'Hotel Transylvania 2.' 'Hotel Transylvania 2' far surpasses expectations at domestic box office: Adam Sandler a hit when heard but not seen Adam Sandler has been having his share of domestic box office flops lately. Chris Columbus' Pixels, which opened in late July to scathing reviews and indifferent audiences, was the latest one: a reported $88 million production (plus marketing and distribution expenses) that earned $76.67 million in the U.S. and Canada (plus an estimated $145.1 million elsewhere). But now comes the Sony Pictures release Hotel Transylvania 2, the concisely titled sequel to the late Sept. 2012 hit Hotel Transylvania. Directed by Genndy Tartakovsky, the $80-85 million-budgeted animated feature should open around $48 million from 3,754 theaters according to early weekend box office estimates found at Deadline.com. The report adds that some “rival studio box office analysts” believe Hotel Transylvania 2 may actually pass the $50 million mark. On Friday, Sept. 25, '15, it collected a better than expected (estimated) $13.5 million. »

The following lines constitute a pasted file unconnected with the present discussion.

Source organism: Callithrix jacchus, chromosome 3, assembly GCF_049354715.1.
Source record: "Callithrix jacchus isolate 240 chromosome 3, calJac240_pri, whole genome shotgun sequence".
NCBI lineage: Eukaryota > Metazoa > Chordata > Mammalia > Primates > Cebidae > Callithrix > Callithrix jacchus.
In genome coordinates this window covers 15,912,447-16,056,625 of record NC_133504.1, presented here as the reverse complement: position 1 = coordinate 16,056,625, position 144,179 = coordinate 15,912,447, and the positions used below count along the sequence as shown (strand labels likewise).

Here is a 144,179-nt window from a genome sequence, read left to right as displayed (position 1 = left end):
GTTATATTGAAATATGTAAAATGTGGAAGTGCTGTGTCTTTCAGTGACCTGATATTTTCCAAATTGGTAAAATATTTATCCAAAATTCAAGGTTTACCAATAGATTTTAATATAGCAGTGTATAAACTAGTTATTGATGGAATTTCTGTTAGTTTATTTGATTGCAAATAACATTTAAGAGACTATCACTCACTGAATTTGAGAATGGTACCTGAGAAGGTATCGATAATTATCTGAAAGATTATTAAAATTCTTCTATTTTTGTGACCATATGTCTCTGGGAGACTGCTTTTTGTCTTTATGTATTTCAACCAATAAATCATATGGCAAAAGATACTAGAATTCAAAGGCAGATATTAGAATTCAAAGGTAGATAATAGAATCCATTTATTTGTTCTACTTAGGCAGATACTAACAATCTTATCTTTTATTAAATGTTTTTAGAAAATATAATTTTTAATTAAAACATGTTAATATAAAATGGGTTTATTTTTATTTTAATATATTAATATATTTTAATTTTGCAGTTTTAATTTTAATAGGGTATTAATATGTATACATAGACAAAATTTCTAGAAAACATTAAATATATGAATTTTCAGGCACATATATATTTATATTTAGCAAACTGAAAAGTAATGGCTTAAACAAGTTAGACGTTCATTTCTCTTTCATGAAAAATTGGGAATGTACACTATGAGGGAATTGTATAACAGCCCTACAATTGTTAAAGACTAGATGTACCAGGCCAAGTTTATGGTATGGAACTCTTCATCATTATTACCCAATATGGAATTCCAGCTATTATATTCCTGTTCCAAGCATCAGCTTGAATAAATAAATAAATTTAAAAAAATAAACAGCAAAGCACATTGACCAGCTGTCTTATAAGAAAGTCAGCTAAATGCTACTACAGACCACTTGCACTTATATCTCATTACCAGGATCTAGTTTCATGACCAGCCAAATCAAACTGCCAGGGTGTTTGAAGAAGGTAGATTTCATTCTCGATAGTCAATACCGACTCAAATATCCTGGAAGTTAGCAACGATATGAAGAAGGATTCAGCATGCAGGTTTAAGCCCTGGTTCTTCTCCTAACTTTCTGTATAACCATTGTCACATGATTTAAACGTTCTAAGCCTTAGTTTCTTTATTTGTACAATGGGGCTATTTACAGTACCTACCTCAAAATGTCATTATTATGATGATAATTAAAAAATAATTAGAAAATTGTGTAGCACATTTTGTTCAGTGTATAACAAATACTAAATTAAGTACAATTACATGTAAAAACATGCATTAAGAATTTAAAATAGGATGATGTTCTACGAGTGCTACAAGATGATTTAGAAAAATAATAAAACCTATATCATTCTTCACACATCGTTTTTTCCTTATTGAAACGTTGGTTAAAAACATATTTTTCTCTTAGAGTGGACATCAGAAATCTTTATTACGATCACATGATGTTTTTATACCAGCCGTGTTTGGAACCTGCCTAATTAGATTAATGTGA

- Zac Gille
The Joseph Gordon-Levitt-starring picture, in which he plays French high-wire artist Philippe Petit, is Zemeckis’ first film since 2012’s Flight which earned two Oscar nominations, but none for Zemeckis himself.
Premiering on opening night in New York has led to Oscar success for films in past years, and with a season that has so far not seen a frontrunner, The Walk is hoping to capitalize.
Here’s a look at films that have premiered on New York Film Festival’s opening night and gone on to receive recognition from the Academy:
Chariots of Fire (1981): The drama about two runners competing in the 1924 Olympic Games opened the 19th Nyff on its way to winning four Academy Awards, »